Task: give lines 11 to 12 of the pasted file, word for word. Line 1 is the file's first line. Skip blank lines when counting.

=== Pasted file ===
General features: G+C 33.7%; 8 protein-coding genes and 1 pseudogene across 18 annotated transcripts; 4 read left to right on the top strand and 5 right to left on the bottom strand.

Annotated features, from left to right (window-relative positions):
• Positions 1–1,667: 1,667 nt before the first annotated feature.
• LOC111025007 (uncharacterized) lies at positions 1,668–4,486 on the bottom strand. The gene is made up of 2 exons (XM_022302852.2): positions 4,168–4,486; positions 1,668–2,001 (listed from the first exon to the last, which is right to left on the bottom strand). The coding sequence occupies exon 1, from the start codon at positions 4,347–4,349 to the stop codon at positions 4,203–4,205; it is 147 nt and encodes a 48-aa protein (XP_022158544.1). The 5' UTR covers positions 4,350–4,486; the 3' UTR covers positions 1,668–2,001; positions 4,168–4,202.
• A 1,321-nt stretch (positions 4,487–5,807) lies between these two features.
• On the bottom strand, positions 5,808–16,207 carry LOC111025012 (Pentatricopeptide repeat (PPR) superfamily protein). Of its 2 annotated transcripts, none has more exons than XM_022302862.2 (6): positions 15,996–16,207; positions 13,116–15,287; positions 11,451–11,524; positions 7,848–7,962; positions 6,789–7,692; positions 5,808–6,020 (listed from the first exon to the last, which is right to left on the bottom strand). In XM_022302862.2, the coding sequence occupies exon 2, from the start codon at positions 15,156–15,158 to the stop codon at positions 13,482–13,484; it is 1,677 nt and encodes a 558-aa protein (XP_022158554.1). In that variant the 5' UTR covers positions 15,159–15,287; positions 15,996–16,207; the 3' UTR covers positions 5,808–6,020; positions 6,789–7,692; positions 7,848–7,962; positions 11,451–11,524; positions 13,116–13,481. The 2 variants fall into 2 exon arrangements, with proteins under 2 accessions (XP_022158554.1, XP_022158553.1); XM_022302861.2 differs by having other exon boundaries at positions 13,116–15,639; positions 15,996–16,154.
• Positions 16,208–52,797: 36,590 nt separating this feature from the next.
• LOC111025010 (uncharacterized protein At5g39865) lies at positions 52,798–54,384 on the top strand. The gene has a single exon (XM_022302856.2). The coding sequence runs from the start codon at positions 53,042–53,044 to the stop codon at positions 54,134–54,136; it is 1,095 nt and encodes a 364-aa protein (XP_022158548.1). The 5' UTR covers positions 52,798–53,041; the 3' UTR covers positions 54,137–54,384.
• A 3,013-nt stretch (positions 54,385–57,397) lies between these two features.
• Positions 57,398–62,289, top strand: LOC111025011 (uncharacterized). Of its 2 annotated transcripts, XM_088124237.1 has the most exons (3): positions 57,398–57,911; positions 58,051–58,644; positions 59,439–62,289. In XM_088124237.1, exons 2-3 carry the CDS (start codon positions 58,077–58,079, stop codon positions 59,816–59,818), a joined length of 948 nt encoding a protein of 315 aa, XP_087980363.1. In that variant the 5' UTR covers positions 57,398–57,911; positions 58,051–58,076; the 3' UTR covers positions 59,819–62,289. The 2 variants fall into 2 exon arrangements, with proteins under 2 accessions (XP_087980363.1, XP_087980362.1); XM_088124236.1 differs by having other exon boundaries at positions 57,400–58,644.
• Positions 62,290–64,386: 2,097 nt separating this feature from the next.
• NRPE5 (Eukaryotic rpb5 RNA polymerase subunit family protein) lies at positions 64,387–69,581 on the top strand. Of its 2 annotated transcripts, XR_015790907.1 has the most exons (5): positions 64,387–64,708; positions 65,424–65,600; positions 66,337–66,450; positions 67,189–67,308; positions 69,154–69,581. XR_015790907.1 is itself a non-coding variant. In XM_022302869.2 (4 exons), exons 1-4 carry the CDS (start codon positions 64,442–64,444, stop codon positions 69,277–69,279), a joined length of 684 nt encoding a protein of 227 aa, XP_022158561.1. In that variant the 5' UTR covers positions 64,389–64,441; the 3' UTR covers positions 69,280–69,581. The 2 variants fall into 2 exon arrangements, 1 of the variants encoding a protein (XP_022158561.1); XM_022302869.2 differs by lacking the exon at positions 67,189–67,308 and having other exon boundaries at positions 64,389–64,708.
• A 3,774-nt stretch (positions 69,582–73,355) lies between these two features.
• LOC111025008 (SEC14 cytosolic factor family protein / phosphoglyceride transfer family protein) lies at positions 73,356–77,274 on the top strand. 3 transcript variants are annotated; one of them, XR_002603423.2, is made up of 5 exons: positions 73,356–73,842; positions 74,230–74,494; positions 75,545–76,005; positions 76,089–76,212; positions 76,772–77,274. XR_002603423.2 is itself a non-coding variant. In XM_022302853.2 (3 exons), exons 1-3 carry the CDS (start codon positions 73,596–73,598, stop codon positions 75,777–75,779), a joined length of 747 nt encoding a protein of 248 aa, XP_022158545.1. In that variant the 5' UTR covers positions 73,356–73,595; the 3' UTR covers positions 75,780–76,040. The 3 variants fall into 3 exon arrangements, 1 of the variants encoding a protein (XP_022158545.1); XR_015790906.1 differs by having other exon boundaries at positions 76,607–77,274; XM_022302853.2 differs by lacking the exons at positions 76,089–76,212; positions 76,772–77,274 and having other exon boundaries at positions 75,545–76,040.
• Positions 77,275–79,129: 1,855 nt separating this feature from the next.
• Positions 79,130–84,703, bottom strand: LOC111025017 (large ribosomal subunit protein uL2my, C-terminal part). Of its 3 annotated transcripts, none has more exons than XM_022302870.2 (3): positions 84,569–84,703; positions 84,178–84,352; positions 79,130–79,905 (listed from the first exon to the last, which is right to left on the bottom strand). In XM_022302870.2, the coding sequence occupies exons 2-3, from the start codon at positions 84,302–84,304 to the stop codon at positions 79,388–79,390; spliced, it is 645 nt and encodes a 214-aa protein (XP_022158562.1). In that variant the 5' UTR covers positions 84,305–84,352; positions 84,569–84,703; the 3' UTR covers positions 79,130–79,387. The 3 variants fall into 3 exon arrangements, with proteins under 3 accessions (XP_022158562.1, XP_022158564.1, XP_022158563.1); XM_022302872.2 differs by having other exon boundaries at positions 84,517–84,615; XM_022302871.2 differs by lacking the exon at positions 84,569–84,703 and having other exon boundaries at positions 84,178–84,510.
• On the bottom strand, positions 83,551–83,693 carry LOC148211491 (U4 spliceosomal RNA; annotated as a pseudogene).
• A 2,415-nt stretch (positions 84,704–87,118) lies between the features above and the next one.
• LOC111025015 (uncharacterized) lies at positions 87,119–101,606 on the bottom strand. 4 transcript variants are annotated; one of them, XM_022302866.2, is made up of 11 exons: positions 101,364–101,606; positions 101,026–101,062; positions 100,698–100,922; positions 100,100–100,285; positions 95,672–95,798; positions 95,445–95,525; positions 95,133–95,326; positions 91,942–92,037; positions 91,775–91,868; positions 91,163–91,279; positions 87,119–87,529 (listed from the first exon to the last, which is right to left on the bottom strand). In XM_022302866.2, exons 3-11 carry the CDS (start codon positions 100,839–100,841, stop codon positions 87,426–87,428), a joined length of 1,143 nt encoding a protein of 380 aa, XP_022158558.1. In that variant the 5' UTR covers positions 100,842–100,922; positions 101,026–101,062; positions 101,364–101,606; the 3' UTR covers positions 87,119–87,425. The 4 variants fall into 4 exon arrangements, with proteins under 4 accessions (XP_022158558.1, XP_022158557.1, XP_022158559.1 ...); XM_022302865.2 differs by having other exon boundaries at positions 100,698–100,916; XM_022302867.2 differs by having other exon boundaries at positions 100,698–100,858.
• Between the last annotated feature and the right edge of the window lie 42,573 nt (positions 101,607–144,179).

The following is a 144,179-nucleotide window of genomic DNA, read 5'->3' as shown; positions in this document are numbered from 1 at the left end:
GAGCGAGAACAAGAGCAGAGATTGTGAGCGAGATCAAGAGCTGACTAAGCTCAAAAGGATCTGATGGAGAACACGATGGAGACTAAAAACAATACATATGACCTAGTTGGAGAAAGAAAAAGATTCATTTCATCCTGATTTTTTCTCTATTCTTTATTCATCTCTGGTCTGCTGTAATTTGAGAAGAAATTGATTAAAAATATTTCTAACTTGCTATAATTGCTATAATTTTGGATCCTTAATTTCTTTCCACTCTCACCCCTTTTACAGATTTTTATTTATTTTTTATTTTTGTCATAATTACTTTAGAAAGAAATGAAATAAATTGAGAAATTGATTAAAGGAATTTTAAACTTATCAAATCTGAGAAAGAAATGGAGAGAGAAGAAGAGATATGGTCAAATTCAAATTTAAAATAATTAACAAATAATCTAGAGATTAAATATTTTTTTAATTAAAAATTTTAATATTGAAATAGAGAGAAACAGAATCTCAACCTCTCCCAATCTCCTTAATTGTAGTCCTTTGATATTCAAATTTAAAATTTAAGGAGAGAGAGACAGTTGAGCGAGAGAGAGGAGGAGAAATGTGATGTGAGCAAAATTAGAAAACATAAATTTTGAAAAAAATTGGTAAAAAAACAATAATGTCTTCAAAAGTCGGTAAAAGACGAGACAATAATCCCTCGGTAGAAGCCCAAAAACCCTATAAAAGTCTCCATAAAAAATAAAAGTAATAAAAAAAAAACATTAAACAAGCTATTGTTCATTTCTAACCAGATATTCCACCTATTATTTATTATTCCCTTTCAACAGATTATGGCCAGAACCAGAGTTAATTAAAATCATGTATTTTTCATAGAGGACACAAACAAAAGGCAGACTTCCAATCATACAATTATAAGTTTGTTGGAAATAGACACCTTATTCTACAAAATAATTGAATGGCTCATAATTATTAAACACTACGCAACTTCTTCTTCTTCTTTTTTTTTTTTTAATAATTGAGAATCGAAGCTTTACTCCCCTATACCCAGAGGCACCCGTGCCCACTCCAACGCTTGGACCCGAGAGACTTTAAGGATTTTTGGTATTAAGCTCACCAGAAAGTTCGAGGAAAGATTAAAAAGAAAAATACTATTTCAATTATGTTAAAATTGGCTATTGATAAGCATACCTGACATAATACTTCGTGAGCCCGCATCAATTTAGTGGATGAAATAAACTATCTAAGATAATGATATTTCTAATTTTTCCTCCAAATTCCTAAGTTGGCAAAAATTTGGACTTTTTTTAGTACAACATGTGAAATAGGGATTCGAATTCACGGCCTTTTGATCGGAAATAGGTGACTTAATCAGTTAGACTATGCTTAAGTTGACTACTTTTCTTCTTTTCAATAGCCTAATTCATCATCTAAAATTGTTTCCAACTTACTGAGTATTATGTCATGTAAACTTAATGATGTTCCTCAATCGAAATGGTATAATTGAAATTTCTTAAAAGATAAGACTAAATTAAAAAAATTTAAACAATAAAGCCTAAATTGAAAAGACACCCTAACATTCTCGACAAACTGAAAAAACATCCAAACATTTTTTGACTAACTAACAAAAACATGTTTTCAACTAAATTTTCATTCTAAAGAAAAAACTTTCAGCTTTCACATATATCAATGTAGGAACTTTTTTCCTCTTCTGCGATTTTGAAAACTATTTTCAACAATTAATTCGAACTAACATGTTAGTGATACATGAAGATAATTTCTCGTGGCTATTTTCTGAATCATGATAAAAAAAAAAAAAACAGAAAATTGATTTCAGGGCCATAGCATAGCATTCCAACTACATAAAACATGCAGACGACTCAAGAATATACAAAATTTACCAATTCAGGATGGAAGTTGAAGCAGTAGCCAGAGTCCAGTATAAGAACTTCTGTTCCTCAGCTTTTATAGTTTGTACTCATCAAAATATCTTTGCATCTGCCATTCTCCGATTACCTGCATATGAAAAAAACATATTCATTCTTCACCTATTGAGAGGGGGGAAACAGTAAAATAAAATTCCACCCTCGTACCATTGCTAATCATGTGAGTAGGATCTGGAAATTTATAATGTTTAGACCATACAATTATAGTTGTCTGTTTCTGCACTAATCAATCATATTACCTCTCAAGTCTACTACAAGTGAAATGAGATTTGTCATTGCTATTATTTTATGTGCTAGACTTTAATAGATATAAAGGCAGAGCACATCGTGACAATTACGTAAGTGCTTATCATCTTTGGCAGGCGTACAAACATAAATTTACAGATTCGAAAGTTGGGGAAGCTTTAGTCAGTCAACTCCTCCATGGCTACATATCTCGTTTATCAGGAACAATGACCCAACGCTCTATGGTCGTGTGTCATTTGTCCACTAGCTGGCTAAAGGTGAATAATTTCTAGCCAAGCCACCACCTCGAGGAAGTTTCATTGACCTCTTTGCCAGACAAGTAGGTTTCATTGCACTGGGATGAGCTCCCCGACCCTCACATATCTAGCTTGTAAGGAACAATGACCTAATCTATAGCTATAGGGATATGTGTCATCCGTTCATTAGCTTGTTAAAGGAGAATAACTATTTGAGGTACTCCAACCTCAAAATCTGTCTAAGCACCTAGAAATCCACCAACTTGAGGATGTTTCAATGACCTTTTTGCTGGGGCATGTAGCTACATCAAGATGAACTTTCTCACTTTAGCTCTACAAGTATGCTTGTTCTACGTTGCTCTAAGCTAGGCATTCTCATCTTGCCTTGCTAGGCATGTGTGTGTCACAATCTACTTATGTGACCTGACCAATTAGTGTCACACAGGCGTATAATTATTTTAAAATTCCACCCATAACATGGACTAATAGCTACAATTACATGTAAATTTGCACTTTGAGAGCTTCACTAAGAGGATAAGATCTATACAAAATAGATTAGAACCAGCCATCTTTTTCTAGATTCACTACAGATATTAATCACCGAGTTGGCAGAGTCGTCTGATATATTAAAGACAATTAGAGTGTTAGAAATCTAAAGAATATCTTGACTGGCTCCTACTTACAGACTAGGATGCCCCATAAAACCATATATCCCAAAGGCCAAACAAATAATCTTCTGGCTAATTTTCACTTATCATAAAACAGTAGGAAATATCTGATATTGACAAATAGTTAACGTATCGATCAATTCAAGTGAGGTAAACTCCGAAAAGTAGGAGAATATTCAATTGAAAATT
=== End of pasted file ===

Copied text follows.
• Positions 62,290–64,386: 2,097 nt separating this feature from the next.
• NRPE5 (Eukaryotic rpb5 RNA polymerase subunit family protein) lies at positions 64,387–69,581 on the top strand. Of its 2 annotated transcripts, XR_015790907.1 has the most exons (5): positions 64,387–64,708; positions 65,424–65,600; positions 66,337–66,450; positions 67,189–67,308; positions 69,154–69,581. XR_015790907.1 is itself a non-coding variant. In XM_022302869.2 (4 exons), exons 1-4 carry the CDS (start codon positions 64,442–64,444, stop codon positions 69,277–69,279), a joined length of 684 nt encoding a protein of 227 aa, XP_022158561.1. In that variant the 5' UTR covers positions 64,389–64,441; the 3' UTR covers positions 69,280–69,581. The 2 variants fall into 2 exon arrangements, 1 of the variants encoding a protein (XP_022158561.1); XM_022302869.2 differs by lacking the exon at positions 67,189–67,308 and having other exon boundaries at positions 64,389–64,708.